Submicron-sized fluid inclusions and distribution of hydrous components in jadeite, quartz and symplectite-forming minerals from UHP jadeite-quartzite in the Dabie Mountains, China

TEM and FTIR investigation

Dawei Meng, Xiuling Wu*, Xiaoyu Fan, Xin Meng, Jianping Zheng, Roger Mason

*Corresponding author for this work

Research output: Contribution to journalArticle

24 Citations (Scopus)

Abstract

Fluid inclusions and clusters of water molecules at nanometer-to submicron-scale in size have been investigated using transmission electron microscopy (TEM) and Fourier transform infrared spectroscopy (FTIR) in jadeite, quartz and symplectite aegirine-augite, albite, taramite and magnetite corona minerals from ultrahigh-pressure (UHP) jadeite-quartzite at Shuanghe, the Dabie Mountains, China. Fluid inclusions from 0.003 μm to 0.78 μm in size occur in jadeite and quartz crystals, and a small number of fluid inclusions from 0.001 μm to 0.25 μm have also been detected in symplectite-forming minerals. Most of the fluid inclusions have round or negative crystal morphology and contain aqueous fluids, but some contain CO2-rich fluids. They are usually connected to dislocations undetectable at an optical scale. The dislocations represent favorable paths for fluid leakage, accounting for non-decrepitation of most fluid inclusions when external pressure decreased at later stages, although there was partial decrepitation of some fluid inclusions unconnected to defect microstructures resulting from internal overpressure. Non-decrepitation and partial decrepitation of fluid inclusions resulted in changes of original composition and/or density. It is clear that identification of hidden re-equilibration features has significant implications for the petrological interpretation of post-peak metamorphic processes. Micro-FTIR results show that all jadeite and quartz samples contain structural water occurring as hydroxyl ions (OH-) and free water (H2O) in the form of clusters of water molecules. The H2O transformed from OH- during exhumation and could have triggered and enhanced early retrograde metamorphism of the host rocks and facilitated plastic deformation of jadeite and quartz grains by dislocation movement, and thus the H2O released during decompression might represent early-stage retrograde metamorphic fluid. The nominally anhydrous mineral (NAM) jadeite is able to transport aqueous fluids in concentrations of at least several hundred ppm water along a subduction zone to mantle depths in the form of clusters of water molecules and hydroxyl ions within crystals.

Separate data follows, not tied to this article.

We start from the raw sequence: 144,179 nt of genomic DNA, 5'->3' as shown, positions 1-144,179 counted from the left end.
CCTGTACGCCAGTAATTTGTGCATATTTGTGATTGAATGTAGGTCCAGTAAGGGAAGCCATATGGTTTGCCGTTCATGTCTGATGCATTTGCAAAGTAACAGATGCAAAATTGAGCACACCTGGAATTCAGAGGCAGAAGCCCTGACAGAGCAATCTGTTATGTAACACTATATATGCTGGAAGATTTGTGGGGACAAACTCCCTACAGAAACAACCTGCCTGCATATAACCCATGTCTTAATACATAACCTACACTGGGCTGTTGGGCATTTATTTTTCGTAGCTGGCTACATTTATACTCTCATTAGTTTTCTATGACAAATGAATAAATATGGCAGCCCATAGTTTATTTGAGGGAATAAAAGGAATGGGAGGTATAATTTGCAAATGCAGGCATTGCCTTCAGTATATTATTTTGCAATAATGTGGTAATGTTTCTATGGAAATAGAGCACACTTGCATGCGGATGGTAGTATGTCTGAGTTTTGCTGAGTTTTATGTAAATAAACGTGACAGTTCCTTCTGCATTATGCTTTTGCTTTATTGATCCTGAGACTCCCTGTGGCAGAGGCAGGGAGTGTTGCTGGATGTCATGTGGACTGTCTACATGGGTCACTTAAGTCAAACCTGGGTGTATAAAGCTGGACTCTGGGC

Original languageEnglish
Pages (from-to)517-526
Number of pages10
JournalApplied Geochemistry
Volume24
Issue number4
DOIs
Publication statusPublished - Apr 2009
Externally publishedYes

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